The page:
5. Okay. How does threatening to not allow the country to pay its bills, leading to immediate fiscal collapse, sound?

      The U.S. already can’t pay its bills. That’s why we’re $17 trillion in debt. Regardless, a temporary shutdown would not mean that the U.S. can’t “pay” its bills (defined as: paying our creditors just enough to keep them lending to us). It would force the U.S. government to prioritize its payments until the political stalemate was resolved. It would have forced politicians to make hard choices regarding long-term debt, and that’s about it. Any time a politician tells you the world is going to end unless you do what they say, there’s a high probability that they’re lying.

    6. It did still put thousands upon thousands out of work, while congressmen were still paid six figure salaries. British MP’s, save Ministers, only get five figure salaries and are fighting an offered pay rise (admittedly, largely out of self preservation). Maybe you’d cut the deficit if you slashed their salaries.

      Also, the fact remains – the Tea Party and associates did not like Obamacare. They failed to repeal it nearly four dozen times. They failed to get it struck down by the Supreme Court. So they tried to blackmail the elected President of the United States, recently re-elected in an election largely fought over that issue.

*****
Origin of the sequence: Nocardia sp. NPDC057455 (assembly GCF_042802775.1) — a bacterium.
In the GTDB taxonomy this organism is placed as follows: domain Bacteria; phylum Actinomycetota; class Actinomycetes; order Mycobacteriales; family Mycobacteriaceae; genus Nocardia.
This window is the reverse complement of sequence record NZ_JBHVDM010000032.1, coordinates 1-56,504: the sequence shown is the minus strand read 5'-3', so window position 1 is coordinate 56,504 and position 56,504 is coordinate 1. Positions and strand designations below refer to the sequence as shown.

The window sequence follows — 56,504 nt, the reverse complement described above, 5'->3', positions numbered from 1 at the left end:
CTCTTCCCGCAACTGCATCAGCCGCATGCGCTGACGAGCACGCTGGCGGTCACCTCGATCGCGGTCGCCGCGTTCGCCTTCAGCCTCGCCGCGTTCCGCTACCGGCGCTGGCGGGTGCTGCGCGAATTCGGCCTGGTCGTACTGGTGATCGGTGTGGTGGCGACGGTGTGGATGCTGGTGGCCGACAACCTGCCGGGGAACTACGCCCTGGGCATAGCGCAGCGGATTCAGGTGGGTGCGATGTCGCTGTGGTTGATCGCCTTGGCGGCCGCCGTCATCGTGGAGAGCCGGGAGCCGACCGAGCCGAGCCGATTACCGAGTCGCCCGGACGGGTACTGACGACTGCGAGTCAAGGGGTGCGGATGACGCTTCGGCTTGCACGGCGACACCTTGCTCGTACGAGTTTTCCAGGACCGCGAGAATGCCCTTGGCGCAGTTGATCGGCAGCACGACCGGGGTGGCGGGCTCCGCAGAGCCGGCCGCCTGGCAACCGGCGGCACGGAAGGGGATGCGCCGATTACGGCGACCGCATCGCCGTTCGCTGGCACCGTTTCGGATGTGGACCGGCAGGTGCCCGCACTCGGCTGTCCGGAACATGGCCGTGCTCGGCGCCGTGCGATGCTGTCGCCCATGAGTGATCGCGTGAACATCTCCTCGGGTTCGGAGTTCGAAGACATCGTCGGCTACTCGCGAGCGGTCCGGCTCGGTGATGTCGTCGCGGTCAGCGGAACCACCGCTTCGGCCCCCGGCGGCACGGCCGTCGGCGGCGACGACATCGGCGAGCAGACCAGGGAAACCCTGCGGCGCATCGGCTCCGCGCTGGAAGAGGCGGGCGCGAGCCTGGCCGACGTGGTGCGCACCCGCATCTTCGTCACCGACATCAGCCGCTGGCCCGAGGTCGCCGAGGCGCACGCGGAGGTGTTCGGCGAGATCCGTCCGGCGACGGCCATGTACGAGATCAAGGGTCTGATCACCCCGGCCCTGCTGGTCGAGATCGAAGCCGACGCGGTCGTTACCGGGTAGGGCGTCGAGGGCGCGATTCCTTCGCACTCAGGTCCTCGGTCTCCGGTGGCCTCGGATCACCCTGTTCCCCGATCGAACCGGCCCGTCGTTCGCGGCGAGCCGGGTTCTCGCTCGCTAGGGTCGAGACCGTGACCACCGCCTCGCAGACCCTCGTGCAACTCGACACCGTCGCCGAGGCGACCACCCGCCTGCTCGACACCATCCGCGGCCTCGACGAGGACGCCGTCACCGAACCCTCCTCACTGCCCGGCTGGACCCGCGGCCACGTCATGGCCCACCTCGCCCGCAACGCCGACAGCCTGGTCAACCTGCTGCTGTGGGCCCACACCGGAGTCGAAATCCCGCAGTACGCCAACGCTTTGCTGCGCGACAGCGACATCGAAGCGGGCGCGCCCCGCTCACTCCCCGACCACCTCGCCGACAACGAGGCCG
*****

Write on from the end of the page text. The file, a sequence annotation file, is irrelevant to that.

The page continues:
7. If you think cutting Congressional salaries would put a dent in the deficit, then you’re sorely mistaken. We only have 535 members of Congress. Let’s pretend that each one made $1 million per year. That would be $535 million. For the past several years the deficit has been roughly 1 trillion dollars. It’s hard to wrap our minds around just how huge that is…but if you look into the difference you’ll see just how much long-term trouble the U.S. is in. Again, the debt is at $17 trillion and counting.